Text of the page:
Stocks have started trading in the new year of 2014.
Fortunately, they’re not down much. Yet. But one alarming thing about making any negative observation about the stock market these days is that you quickly get heaped with scorn and ridicule. Meanwhile, Wall Street strategists are already one-upping each other in the race to be the most bullish.
The amazing run that stocks have had over the last several years has certainly been exciting and fun for those of us who own stocks.
I own stocks, so I have certainly enjoyed it.
I hope stocks continue to charge higher through 2014, but, unlike most Wall Street strategists, I can’t find much data to suggest that they will. I only have a vague hope that the Fed will continue to pump air into the balloon and corporations will continue to find ways to cut more costs and grow their already record-high profit margins and earnings. And, yes, if the U.S. economy finally starts cranking again, that will likely be a huge help.
But, meanwhile, every valid valuation measure I look at suggests that stocks are at least 40% overvalued.
That doesn’t mean that stocks will crash. But it does strongly suggest that, at best, stocks are likely to produce lousy returns over the next 10 years.
Which valuation measures suggest the stock market is very overvalued?
These, among others:
- Cyclically adjusted price-earnings ratio (current P/E is 25X vs. 15X average).
- Market cap to revenue (current ratio of 1.6 vs. 1.0 average).
- Market cap to GDP (double the pre-1990s norm).
(See charts below.)
How lousy do these measures suggest stock returns will be over the next decade?
About 2% per year for the S&P 500, including dividends — a far cry from the double-digit returns of the past five years and the ~10% long-term average.
If stocks just park at this level for a decade and return 2% a year through dividends, that wouldn’t be particularly traumatic. But stocks rarely “park.” They usually boom and bust. So the farther we get away from average valuations, the more the potential for a bust increases.
So the higher we go, the less surprised I will be to see the stock market crash.
How big a crash could we get?
According to the aforementioned valuation measures, and the work of analysts like John Hussman of the Hussman Funds, 40%-55%.
A 50% crash would take the S&P 500 below 900 and the DOW below 8,000.
Is that going to happen?
I don’t know. But it wouldn’t surprise me.
One thing I do know is that no one else knows, either. We’re all just dealing in probabilities. And, just as importantly, no one knows when. Valuation measures like the ones above are unfortunately not helpful in predicting short- or intermediate-term market moves.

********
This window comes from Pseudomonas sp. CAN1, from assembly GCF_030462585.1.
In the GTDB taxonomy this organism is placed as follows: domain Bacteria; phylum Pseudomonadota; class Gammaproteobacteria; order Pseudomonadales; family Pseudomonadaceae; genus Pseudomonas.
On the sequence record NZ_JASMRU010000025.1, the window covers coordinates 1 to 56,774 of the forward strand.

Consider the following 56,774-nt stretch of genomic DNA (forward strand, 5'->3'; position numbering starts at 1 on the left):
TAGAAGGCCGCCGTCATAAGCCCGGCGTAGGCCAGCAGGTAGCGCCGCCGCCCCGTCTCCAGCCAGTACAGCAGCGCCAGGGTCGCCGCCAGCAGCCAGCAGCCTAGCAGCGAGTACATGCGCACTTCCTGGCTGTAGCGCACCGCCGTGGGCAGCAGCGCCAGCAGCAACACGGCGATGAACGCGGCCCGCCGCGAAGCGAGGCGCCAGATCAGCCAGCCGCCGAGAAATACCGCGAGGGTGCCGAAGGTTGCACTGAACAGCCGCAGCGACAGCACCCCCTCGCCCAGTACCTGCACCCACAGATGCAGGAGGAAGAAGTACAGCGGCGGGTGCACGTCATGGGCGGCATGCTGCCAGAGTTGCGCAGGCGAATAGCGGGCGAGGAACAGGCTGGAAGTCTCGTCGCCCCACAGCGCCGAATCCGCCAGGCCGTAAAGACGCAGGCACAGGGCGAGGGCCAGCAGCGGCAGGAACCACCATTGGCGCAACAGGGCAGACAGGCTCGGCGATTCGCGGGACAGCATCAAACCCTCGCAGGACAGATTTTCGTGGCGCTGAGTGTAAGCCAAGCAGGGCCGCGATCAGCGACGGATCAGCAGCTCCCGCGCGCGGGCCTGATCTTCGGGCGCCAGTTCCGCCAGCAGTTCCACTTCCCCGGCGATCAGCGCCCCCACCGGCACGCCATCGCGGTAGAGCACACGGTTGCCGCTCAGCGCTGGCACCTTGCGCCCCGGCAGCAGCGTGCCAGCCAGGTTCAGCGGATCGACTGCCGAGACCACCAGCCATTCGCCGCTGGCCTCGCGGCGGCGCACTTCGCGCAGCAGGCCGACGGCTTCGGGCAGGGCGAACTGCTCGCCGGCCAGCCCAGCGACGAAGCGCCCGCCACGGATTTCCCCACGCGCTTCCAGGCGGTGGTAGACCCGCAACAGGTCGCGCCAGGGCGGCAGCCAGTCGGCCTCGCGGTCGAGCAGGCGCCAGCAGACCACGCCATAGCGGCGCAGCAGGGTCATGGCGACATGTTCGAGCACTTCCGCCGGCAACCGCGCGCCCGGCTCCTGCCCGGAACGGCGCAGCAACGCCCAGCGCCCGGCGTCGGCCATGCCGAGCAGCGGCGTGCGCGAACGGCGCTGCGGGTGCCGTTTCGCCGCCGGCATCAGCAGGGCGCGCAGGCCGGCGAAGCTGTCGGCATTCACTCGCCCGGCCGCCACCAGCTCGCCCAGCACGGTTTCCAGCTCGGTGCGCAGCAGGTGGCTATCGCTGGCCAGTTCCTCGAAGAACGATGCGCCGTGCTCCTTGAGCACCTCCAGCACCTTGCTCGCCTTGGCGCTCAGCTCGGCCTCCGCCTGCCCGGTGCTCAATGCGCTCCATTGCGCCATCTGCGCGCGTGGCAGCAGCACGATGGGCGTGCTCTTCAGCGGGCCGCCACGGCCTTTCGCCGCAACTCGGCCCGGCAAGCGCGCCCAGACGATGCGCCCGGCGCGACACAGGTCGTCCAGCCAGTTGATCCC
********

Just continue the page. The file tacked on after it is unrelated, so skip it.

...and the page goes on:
So, maybe the market will continue to move higher through 2014. I certainly would be happy about that. But a careful study of history suggests that a crash is increasingly likely and that long-term stock returns from this level are likely to be crappy.
I’ve explained here why I think the odds of a crash are increasing. And I’ve also explained why, despite this, I’m not selling my stocks. (In short, because I am a long-term investor, I am mentally prepared for a crash, and I am planning to ride out any crash, the same way I did with the 2008-2009 crash. And also because none of the other major asset classes are particularly compelling investments at these prices, either.). I have also argued that everyone who thinks we will all see a “sign” or “catalyst” before a crash should brush up on their history.
In defence of the bulls, there are at least three sophisticated arguments about why the aforementioned valuation measures are wrong — and, therefore, that “it’s different this time.”
- Interest rates are likely to stay near zero for many more years, and in a near-zero rate environment, the fair value for stocks is higher than in a normal rate environment.
- On average, stocks are getting increasingly less risky — and, therefore, old “average” valuation measures don’t apply.
- Changes in accounting rules and aberrant earnings performance during the financial crisis have skewed average long-term valuation measures, making stocks look more expensive than they actually are.
These are all sophisticated arguments, and they merit close consideration.
After considering them, however, I don’t find any of them particularly persuasive. Or, more accurately, I don’t find any of them to be more persuasive than the long-term valuation measures I have cited above.
All of these bullish arguments, moreover, boil down to the following:
“It’s different this time.”
“It’s different this time,” are known as “the four most expensive words in the English language.” Because, too often, when investors and analysts try to justify high prices by arguing that “it’s different this time,” it turns out not to be different, and the investors and analysts end up losing their shirts.